I’m Glad My Mom Died by Jennette McCurdy (2022)
Non-Fiction | Memoir
A heartbreaking and hilarious memoir by iCarly and Sam & Cat star Jennette McCurdy about her struggles as a former child actor—including eating disorders, addiction, and a complicated relationship with her overbearing mother—and how she retook control of her life.
Jennette McCurdy was six years old when she had her first acting audition. Her mother’s dream was for her only daughter to become a star, and Jennette would do anything to make her mother happy. So she went along with what Mom called “calorie restriction,” eating little and weighing herself five times a day. She endured extensive at-home makeovers while Mom chided, “Your eyelashes are invisible, okay? You think Dakota Fanning doesn’t tint hers?” She was even showered by Mom until age sixteen while sharing her diaries, email, and all her income.
In I’m Glad My Mom Died, Jennette recounts all this in unflinching detail—just as she chronicles what happens when the dream finally comes true. Cast in a new Nickelodeon series called iCarly, she is thrust into fame. Though Mom is ecstatic, emailing fan club moderators and getting on a first-name basis with the paparazzi (“Hi Gale!”), Jennette is riddled with anxiety, shame, and self-loathing, which manifest into eating disorders, addiction, and a series of unhealthy relationships. These issues only get worse when, soon after taking the lead in the iCarly spinoff Sam & Cat alongside Ariana Grande, her mother dies of cancer. Finally, after discovering therapy and quitting acting, Jennette embarks on recovery and decides for the first time in her life what she really wants.
Told with refreshing candor and dark humor, I’m Glad My Mom Died is an inspiring story of resilience, independence, and the joy of shampooing your own hair.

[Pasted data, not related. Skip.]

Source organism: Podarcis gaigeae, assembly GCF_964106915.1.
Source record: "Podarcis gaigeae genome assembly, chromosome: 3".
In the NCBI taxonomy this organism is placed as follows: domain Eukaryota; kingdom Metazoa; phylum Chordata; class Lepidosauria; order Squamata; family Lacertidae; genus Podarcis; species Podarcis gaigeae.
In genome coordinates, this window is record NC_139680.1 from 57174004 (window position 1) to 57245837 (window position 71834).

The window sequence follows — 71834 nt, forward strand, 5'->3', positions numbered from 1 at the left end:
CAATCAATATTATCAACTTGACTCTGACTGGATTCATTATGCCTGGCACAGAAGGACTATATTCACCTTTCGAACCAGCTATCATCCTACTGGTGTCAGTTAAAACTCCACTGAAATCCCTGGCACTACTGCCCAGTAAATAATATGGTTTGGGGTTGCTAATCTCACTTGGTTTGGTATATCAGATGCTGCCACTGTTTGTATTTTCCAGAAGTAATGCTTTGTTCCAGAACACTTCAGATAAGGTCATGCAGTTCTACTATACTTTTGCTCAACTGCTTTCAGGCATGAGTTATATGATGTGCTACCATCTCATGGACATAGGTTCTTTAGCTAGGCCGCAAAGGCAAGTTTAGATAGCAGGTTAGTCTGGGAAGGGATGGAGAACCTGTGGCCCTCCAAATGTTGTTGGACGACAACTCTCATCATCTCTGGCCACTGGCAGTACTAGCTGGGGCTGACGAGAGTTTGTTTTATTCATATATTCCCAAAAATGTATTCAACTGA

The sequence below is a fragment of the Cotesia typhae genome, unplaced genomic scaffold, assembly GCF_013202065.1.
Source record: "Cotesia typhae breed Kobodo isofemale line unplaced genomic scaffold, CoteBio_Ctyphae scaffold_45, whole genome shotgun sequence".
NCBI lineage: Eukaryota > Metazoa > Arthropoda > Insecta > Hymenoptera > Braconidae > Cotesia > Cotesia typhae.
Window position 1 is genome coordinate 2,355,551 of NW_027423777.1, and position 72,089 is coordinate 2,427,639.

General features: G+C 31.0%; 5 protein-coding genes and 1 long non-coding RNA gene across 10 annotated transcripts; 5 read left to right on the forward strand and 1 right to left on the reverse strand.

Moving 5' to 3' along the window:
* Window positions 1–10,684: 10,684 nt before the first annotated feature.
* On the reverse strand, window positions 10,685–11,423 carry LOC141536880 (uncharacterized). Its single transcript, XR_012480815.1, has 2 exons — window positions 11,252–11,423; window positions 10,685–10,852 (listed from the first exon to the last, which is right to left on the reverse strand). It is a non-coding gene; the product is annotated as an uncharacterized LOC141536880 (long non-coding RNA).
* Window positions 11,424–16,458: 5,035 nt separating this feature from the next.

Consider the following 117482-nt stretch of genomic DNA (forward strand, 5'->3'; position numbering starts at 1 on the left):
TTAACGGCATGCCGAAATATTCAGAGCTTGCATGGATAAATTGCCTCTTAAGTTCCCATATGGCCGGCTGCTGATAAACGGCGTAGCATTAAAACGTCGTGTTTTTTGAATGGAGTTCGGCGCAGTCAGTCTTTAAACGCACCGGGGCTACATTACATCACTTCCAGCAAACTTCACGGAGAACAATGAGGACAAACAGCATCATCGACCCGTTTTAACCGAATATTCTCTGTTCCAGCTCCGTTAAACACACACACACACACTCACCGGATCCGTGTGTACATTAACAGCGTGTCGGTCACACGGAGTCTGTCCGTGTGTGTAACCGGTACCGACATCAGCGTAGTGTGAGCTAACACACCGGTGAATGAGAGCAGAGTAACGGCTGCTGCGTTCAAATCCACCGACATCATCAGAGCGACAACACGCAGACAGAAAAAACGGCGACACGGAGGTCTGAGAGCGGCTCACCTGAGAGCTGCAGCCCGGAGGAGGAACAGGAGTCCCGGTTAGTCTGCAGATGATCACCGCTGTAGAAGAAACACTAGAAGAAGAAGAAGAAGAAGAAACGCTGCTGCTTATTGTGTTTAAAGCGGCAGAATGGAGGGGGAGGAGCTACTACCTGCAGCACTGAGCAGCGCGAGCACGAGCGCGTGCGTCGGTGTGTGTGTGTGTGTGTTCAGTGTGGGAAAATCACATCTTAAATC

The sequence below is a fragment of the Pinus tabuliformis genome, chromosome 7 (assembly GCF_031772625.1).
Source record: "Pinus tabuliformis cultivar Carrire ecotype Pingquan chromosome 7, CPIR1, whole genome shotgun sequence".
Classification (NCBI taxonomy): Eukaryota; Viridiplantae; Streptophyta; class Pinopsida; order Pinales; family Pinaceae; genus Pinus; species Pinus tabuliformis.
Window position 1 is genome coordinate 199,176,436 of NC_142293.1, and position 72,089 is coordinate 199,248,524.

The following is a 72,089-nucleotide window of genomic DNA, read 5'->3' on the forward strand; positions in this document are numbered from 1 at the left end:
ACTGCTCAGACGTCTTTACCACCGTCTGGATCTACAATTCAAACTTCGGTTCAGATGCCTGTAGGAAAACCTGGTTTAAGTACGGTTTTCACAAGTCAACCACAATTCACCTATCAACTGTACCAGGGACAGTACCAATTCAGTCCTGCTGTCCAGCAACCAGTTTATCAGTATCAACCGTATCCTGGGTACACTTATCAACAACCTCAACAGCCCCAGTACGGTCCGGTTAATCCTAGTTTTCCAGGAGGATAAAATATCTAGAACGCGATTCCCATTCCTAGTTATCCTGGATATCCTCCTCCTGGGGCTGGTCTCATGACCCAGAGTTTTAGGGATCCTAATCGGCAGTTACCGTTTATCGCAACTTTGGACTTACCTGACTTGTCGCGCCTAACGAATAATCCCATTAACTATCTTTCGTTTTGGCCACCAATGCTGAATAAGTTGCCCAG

Goodreads | Amazon
pooled ink Review:
I tend to stay away from most memoirs etc. because to be honest I have enough of my own problems and am admittedly not a people person so it’s simply not my genre of interest (the world is full of monsters, I know, I don’t need to be constantly reminded of how real that is), but I finally snagged a copy of McCurdy’s story from the library not out of curiosity (Who even isJennette McCurdy? Wait, she played Sam on iCarly??), but because the whole world would not shut up about it and, hey, why the hell not. My reaction? I can’t even find the right word to sum it up.
Every confession, memory, thought, and revelation was infused with simultaneous heartache and entertaining wit. McCurdy walks a talented line as she both reveals her raw self and protects it in a bluntly bold armor like a standup comic in the light. Was I surprised by her story? Not really. I wouldn’t have guessed even half of the details of course, but somehow it didn’t feel surprising either which is tragic. The fact that any of those experiences she shared are familiar and so often repeated in others is disgustingly tragic. And yet…it’s the Hollywood norm. We gasp, we spurn, then we forget and they repeat. One can only hope that with each memoir written, confession breathed, that change will somehow someway rip off the ceiling of plastic glow-in-the-dark stars we’re told to worship as the night sky.
Regardless of why you may have picked up this book (the shock-factor title, the actress herself, the peer pressure, or even the frowned upon nose for gossip), you’ll certainly walk away with at least one thought in your head: “I’m glad she died too.”
Meet Jennette McCurdy!
Website | Goodreads
Jennette McCurdy got her start in child acting, which by her late teen years had brought her success (she starred in Nickelodeon’s hit show iCarly and her own spin-off, Sam & Cat). She went on to star in the Netflix series Between, and had a short-lived country music career with Capitol Records Nashville. Despite her outside success, McCurdy felt ashamed of 90% of her resume and ultimately unfulfilled, so she turned to alcohol, but since that didn’t work, she quit acting and began pursuing writing/directing in 2017. She has written/directed a pilot and four short films. Her work has been featured in/on The Hollywood Reporter, Short of the Week, Florida Film Festival, Salute Your Shorts, and many more. She has written articles for Huffington Post and the Wall Street Journal. Her one-woman show “I’m Glad My Mom Died” had a sold-out run at Lyric Hyperion Theatre. She hosts a podcast called “Empty Inside”, where she speaks with guests about uncomfortable topics.